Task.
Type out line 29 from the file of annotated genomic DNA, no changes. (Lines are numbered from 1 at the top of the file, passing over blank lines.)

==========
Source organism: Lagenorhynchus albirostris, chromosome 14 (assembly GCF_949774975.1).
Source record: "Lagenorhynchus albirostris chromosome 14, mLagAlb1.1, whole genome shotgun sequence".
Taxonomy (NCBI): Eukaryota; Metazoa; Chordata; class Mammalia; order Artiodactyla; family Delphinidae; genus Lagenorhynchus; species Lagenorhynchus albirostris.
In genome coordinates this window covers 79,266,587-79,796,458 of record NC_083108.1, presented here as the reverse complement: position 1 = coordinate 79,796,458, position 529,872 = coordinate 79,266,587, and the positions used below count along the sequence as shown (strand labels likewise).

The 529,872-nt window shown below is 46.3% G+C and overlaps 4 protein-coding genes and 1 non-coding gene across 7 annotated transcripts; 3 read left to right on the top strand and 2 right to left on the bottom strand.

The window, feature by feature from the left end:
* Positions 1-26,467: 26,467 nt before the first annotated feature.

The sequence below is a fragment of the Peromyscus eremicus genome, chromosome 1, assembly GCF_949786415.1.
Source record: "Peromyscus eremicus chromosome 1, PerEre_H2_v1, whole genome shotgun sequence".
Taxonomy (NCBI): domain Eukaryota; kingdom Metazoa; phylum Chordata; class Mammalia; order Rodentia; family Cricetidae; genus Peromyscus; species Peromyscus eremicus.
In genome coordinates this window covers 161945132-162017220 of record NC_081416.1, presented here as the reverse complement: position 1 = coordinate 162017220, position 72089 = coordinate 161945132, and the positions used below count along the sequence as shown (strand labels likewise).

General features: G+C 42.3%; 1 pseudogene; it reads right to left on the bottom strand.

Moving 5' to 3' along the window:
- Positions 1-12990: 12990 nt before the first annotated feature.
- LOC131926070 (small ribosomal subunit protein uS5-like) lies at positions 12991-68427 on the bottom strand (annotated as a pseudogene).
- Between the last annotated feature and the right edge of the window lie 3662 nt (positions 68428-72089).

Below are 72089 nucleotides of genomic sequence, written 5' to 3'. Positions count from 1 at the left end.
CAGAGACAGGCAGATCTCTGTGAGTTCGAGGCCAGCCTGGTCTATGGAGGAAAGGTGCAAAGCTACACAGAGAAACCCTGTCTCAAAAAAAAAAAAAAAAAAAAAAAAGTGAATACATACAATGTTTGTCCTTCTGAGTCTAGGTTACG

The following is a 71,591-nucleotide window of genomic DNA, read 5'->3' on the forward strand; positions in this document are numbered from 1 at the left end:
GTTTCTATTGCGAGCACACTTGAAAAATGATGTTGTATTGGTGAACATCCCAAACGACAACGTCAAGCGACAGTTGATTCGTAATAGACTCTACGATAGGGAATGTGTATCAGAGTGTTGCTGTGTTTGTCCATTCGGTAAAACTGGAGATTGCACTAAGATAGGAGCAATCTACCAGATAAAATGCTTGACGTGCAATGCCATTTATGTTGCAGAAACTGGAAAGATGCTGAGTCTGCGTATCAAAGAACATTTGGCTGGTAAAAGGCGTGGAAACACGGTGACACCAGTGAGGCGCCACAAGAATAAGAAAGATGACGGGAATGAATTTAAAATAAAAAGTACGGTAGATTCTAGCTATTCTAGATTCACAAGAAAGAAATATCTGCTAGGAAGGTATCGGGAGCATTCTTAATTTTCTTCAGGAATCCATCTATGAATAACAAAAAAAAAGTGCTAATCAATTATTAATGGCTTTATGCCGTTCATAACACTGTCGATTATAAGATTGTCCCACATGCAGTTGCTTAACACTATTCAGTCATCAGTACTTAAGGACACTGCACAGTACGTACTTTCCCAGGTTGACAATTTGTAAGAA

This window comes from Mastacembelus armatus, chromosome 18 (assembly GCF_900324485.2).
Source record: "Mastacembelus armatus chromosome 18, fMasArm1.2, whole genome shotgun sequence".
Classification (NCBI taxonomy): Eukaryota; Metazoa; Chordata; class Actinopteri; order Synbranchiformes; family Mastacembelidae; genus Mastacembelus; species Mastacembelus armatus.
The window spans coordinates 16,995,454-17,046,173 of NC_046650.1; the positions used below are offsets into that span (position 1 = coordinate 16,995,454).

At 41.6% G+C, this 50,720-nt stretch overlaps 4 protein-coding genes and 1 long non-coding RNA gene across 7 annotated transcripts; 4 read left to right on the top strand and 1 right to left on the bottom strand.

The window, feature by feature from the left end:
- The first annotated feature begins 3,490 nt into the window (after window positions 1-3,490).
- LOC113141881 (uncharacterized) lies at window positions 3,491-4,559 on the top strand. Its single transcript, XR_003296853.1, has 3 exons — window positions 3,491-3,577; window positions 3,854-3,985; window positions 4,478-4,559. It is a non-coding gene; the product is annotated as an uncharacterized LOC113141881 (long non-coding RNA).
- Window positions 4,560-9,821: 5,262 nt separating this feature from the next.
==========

- Window positions 4,560-9,821: 5,262 nt separating this feature from the next.